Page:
Velveeta

Velveeta

Dagmar

Dagmar

Zuzanna

Zuzanna

The rams: Andrew, Aries, Clancy and Axel

The lads: Andrew, Aries, Clancy and Axel

Cecily

Cecily

Cecily definitely has the most wool on her face (this after having had at least three trims since summer!)

Shearing went well. We were finished in two full days of work. Gretchen and I could not have done it alone. In addition to Dylan, we had a crack crew of five. Here are some of the crew with shearing in full force, Gretchen and Sandy, doing the preliminary skirting of a fleece that just came off a sheep while another sheep is being shorn.  Shearing & SkirtingMissing from the picture is myself and Russ. We are catching the next sheep and removing her coat. Meanwhile Donna is sweeping the shearing area clean so that the fleeces are not contaminated. Donna also sees to it that each fleece is properly identified when it is bagged after shearing. Helen is up at the house making sure that we are all going to be well feed at midday.

Toward the end of the second day Dylan is finishing by shearing the rams. This is Aries, about half shorn. Dylan & Aries Lastly, here is the obligatory crew photo (sans the Grumpy Shepherd). They still look to be in pretty good shape! (However, please note that when this was taken there were still quite a few sheep in the background yet to be shorn.)Shear Crew

When we were finished, everyone (human and ovine) was tired. I do think there were some happy sheep, especially the likes of Cecily. When one compares the “before” and “after” you would hardly know they were the same sheep.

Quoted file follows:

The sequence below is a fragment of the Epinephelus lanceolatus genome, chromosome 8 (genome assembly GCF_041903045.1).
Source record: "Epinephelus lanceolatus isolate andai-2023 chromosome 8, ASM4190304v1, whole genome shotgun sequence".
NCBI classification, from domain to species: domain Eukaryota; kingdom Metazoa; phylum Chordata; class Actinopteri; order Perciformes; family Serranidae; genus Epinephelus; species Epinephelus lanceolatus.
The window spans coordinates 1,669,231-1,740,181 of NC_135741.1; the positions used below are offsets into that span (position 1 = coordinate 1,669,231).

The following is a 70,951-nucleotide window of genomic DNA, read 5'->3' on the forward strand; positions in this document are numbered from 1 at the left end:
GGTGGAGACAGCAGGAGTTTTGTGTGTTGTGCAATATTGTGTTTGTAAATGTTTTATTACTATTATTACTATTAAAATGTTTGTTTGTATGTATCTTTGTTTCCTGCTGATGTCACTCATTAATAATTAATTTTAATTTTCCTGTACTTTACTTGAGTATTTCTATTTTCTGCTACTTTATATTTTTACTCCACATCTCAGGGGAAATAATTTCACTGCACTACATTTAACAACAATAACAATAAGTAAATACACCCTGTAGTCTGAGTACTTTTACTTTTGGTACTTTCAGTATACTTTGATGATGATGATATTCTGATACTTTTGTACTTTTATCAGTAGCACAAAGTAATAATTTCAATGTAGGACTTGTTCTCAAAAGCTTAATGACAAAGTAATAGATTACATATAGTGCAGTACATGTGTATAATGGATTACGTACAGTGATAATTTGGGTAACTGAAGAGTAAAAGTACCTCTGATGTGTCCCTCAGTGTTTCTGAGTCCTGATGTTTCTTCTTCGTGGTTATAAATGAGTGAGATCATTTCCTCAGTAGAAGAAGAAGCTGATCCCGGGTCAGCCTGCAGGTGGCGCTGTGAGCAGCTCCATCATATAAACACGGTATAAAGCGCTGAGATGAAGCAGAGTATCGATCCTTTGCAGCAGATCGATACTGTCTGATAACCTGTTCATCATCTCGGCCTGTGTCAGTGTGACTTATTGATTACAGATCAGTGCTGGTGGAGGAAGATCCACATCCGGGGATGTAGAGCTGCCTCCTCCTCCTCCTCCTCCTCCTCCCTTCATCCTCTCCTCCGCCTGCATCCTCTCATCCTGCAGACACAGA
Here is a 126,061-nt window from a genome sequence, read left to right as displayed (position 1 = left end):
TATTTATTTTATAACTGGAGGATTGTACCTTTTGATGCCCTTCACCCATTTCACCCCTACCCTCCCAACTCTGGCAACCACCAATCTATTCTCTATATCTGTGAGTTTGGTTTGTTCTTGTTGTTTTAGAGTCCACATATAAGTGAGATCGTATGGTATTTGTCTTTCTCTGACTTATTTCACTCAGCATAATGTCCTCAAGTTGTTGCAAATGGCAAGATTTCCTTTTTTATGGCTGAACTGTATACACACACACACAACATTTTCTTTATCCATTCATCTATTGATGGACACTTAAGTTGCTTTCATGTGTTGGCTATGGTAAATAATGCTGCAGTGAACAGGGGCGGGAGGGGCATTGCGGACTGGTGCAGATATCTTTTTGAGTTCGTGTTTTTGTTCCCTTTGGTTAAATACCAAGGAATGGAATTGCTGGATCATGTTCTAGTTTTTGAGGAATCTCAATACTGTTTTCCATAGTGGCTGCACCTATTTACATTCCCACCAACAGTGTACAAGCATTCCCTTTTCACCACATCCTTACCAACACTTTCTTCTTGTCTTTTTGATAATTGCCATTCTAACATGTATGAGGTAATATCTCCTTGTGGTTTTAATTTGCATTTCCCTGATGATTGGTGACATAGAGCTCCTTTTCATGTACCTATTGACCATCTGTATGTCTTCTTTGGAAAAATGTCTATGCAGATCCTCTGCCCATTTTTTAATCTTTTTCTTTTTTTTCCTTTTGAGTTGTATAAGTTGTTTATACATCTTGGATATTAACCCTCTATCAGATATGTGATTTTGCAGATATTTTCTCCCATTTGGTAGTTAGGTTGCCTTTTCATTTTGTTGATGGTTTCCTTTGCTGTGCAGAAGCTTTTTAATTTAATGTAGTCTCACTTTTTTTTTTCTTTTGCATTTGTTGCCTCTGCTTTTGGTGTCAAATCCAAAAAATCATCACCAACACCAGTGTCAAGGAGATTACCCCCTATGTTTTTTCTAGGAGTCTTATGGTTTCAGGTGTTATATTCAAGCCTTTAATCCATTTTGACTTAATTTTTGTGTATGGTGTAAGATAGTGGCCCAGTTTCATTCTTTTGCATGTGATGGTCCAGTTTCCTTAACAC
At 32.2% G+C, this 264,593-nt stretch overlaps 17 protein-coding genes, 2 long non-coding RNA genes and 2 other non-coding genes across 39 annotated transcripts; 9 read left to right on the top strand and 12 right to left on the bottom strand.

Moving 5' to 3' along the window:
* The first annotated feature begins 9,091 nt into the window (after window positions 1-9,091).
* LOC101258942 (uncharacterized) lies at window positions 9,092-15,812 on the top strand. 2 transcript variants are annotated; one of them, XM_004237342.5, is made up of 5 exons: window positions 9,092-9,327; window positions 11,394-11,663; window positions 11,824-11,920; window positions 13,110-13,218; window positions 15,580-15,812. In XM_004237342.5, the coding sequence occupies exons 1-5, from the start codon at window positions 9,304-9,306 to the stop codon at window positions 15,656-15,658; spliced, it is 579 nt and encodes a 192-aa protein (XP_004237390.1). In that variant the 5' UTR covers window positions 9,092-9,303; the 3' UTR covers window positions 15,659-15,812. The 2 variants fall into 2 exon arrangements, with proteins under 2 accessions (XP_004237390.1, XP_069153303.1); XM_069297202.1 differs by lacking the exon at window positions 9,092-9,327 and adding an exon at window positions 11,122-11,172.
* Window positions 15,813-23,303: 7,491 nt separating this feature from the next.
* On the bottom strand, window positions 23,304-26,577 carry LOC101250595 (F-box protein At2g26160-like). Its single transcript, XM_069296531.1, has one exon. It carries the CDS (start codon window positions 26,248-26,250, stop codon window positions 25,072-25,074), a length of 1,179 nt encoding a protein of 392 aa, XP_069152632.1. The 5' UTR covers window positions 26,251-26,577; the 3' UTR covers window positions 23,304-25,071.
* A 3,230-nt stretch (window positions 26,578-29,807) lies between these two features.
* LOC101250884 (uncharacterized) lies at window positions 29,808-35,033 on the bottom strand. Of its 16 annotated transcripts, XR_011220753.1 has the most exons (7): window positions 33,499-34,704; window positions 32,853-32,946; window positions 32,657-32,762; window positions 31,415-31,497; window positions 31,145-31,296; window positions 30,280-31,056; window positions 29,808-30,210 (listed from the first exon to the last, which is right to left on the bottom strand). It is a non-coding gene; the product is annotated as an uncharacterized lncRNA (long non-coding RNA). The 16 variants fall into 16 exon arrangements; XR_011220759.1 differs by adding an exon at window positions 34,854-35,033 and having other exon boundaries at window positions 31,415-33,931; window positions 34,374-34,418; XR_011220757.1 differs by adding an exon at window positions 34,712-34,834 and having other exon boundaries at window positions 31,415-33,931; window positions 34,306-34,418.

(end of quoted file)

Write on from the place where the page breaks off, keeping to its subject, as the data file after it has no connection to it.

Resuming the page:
Cicely, newly shorn

Cicely, newly shorn

The day after shearing was complete we manage to get the entire flock (119 sheep) back into clean jackets, all of which are much smaller to accommodate their smaller dimensions. In the same process everyone gets their annual booster shots against tetanus and clostridial diseases. Everyone is much hungrier and a lot more hay and grain are now consumed. Flock Postshear

The weather continued to cooperate for a couple more days. Some of the Georgia/North Carolina contingent of the crew took an afternoon off to hike along the shore at Whitefish Dunes State park. Whitefish Dunes State ParkThere was hardly a breeze blowing and nearly all of winter’s snow had melted. There is still energy in those young arms! It is also hard to believe that these scenes are now thoroughly buried in snow again!Whitefish Dunes Selfie